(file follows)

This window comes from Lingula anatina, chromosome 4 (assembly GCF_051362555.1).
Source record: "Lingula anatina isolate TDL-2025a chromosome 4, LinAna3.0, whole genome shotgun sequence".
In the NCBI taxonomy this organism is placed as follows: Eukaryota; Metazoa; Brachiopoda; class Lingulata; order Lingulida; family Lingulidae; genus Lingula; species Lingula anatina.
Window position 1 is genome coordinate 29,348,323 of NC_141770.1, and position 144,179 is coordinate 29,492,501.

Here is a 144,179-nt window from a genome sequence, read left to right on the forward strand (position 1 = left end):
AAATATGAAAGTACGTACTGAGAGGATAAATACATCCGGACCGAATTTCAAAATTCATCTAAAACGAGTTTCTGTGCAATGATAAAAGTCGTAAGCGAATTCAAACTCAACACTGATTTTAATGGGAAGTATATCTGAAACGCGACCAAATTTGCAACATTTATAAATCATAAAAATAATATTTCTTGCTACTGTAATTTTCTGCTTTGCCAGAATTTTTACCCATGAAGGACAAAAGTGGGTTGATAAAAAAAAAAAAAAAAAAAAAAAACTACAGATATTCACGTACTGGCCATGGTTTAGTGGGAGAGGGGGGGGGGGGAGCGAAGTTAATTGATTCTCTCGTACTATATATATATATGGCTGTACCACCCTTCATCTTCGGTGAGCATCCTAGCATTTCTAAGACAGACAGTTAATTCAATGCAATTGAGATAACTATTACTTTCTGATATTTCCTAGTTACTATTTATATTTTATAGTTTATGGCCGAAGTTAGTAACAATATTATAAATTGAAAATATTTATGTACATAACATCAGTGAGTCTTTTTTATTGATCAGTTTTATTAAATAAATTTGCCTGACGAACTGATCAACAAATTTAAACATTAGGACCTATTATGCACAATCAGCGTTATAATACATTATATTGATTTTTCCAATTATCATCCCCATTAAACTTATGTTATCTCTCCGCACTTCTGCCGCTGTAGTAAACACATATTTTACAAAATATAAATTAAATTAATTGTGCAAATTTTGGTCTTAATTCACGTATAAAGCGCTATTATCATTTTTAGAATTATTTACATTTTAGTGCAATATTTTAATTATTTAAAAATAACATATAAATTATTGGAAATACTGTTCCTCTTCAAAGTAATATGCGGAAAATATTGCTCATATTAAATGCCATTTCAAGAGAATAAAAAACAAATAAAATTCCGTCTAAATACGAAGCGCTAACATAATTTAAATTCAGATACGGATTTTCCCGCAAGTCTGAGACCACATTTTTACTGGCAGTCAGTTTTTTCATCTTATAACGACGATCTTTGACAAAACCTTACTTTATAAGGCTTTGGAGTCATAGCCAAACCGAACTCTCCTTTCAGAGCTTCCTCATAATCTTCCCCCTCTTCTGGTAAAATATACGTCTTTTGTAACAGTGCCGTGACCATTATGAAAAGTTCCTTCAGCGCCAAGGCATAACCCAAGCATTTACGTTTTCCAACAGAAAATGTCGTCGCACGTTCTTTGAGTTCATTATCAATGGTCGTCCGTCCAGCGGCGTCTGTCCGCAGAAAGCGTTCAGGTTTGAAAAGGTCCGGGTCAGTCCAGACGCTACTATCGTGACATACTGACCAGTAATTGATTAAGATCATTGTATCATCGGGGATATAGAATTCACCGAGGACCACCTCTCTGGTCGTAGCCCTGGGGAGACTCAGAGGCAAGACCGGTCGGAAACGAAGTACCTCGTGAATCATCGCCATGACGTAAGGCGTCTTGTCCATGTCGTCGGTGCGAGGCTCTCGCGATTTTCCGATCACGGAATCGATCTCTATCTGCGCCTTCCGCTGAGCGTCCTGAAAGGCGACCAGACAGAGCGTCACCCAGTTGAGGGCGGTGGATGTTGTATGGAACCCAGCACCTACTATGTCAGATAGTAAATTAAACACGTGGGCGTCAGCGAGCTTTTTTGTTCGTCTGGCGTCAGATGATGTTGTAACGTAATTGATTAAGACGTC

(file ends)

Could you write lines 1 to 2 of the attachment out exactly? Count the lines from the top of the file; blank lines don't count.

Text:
This window comes from Lingula anatina, chromosome 4 (assembly GCF_051362555.1).
Source record: "Lingula anatina isolate TDL-2025a chromosome 4, LinAna3.0, whole genome shotgun sequence".